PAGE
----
Movie Review: The Company Men

There is nothing scarier than the thought of losing everything that you have ever worked for.  You wake up one day, go into work only to find your that you’re no longer needed, then search endlessly for a job that’s just not there, lose your house, your car and have to start your life all over again. This is not only the subject of The Company Men, but it’s also the reality that most Americans are facing today. It’s what makes The Company Men so great, there is nothing else that grabs a person’s attention more than relevance and this film’s relevance feels like a smack in the face.

The Company Men follows the lives of three men at different aspects of this life-changing moment. Bobby Walker (Ben Affleck) is a  37 year old family man that went from being a high paid white-collar star to carrying drywall at a construction site so his family could eat. Phil Woodward (Chris Cooper) may have a little more hope than Bobby, but he’s not far off. While he still has a job he can feel the end just around the corner. Gene McClary (Tommy Lee Jones) looks the best out of the three as financially he has nothing to worry about. The only problem is he has a conscious and morals that hold him back from enjoying the rising stock points. It’s the intertwining story of all these men and how they deal with their company’s financial down turn that is The Company Men and while it is an every day reality it’s still something a lot of us choose to ignore. The thought that “none of this will ever happen to me” keeps us asleep at night even though it could be the reality we wake up to.

While this reality is one of the things that makes The Company Men so good it’s the delivery from all it’s cast that makes it so great. There is not one performance that is lacking in this film. Everyone from Ben Affleck to Keven Costner deliver everything the film needs and you can tell they believe in the film that they are making. While everyone was raving about The Town last year it’s in The Company Men that Affleck shines, as Bobby Walker he  is required to show a magnitude of emotional range and in this he succeeds on all levels.  Along side Affleck it was a relief to see Tommy Lee Jones again, the gaps between his films is feeling larger and larger but when he does choose a film it was like he never left. There is just something about the emotional range Jones can emote in his weathered face that feels like home. Just watching him think about the situation at hand is entertaining, maybe in his next role he won’t speak and just think about the movie your watching. Well, a guy can only hope. The film required both Affleck and Jones to show a dramatic change in character and by the end of the film I couldn’t imagine anyone else doing it better. If you are on the fence about this film I would suggest you see it on the merit of their performances alone and stay to be surprised by the actors that surround them.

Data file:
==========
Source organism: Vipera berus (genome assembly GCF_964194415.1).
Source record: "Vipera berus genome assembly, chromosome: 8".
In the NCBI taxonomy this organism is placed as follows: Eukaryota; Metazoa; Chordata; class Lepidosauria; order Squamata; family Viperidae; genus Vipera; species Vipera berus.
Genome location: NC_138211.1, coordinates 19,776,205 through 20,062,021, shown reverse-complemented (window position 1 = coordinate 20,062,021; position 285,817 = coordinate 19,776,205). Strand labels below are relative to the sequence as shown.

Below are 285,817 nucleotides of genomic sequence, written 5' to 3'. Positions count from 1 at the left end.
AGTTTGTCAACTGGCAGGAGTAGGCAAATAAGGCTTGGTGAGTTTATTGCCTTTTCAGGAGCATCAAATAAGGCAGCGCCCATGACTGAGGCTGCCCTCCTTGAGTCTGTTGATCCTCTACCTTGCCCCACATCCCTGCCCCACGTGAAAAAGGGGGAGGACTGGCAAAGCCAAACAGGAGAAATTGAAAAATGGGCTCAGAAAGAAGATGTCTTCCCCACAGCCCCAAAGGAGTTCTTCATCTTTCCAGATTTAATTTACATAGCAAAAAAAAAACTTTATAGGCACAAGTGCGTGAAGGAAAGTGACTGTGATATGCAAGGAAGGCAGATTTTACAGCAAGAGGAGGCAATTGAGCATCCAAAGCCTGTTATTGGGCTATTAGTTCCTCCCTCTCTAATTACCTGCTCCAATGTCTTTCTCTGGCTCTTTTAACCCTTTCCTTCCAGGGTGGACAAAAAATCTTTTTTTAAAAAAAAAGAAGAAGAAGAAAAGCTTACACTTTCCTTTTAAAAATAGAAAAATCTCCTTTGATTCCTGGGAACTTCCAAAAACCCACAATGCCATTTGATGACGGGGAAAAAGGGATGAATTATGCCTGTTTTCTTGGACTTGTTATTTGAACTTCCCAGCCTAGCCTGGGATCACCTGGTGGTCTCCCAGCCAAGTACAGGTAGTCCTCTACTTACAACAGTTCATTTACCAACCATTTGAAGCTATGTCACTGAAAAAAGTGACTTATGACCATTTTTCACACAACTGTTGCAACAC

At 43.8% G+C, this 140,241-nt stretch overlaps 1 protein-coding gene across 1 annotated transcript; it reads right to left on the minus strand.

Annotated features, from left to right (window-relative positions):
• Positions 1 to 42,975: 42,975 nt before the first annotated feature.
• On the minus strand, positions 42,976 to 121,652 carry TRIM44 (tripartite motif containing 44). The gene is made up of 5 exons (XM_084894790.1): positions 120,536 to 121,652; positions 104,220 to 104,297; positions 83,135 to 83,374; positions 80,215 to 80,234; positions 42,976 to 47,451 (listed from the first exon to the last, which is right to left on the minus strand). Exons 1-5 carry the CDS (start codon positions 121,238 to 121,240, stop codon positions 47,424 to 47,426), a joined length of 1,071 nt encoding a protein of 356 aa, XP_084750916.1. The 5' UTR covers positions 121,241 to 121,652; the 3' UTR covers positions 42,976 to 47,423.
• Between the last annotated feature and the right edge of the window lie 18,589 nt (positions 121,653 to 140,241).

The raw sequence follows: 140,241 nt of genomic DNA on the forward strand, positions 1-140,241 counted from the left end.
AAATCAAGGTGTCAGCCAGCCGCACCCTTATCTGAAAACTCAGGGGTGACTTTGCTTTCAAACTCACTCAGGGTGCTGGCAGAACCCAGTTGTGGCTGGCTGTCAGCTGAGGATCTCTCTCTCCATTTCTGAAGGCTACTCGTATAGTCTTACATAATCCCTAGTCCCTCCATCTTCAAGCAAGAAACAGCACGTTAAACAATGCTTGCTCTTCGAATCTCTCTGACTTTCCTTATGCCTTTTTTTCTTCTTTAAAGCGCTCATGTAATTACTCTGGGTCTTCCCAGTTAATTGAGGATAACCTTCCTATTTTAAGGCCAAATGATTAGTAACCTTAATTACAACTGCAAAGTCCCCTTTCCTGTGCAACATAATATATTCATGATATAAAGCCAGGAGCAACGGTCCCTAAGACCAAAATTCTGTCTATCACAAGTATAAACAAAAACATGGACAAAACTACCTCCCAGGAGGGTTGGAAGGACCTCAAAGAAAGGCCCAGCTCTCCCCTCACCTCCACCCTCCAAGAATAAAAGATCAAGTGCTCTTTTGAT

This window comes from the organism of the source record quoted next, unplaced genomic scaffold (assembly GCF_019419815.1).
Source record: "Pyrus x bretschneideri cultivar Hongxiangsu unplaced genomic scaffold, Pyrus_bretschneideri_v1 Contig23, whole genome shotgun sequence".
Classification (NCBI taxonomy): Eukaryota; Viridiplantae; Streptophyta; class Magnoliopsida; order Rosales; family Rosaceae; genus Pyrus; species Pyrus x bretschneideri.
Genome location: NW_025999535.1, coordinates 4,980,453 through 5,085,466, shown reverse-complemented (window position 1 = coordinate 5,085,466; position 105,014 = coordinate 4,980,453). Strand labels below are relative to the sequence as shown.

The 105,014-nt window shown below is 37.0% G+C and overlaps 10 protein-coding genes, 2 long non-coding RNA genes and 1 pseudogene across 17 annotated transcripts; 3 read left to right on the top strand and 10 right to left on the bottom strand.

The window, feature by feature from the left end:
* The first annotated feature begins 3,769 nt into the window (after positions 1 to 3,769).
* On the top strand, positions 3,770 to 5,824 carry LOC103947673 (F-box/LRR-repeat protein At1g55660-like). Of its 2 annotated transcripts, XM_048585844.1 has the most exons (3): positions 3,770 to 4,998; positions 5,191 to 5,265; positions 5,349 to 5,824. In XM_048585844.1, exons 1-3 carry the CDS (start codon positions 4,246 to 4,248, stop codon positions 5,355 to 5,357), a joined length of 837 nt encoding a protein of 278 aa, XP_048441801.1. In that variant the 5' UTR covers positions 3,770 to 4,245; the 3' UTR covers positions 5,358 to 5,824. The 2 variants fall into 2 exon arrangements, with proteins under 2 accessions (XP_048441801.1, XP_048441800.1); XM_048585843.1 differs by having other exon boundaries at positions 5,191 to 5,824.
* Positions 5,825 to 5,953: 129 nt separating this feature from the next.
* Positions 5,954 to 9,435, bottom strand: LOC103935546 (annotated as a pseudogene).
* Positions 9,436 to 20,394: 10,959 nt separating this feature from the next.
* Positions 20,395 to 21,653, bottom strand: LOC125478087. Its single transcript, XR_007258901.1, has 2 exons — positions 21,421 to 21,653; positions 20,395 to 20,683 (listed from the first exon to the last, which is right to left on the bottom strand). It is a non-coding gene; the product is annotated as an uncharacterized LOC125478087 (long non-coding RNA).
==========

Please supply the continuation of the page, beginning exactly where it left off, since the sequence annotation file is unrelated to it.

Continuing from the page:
The Company Men brings news statistics to life and puts you face to face with the people it effects. I know that maybe a turn off, no one wants to walk out of a film feeling down and thinking about reality, but some times it’s worth the shock. At the end of the day a movie is meant to entertain, to be an escape from your everyday routine, but sometimes a movie is supposed to point out what we maybe too prideful to say ourselves. When a film comes around that can entertain but also make you think about your own lot in life it makes me proud to love a film and it makes me realize that some movies are trying to do a little more than numb your mind. These are the kinds of movies that we should rush out to see, the ones that put their finger on the pulse and don’t let go. They’re not about your childhood collectors items, they’re not about the odd and bizarre, they’re about life and how the life you live can be more worth your time than a masked avenger.

I give The Company Men 4 “the shark in JAWS” out of 5

by Ryan Davis

About Ryan Davis

Ryan is the Founder of Lost in Reviews, a member of The Kansas City Film Critic's Circle, and a key component in the movement to digitally restore the 1986 classic film The Gate. Ryan is also the co-host of Blu Monday a DVD and Blu Ray review show which Lost in Reviews co-founder Angela Davis also appears. While he may be a film and music snob, that doesn't mean you can't be friends. Well it could if you don't like the same bands or films he does, overall it might be best to avoid the subject all together.

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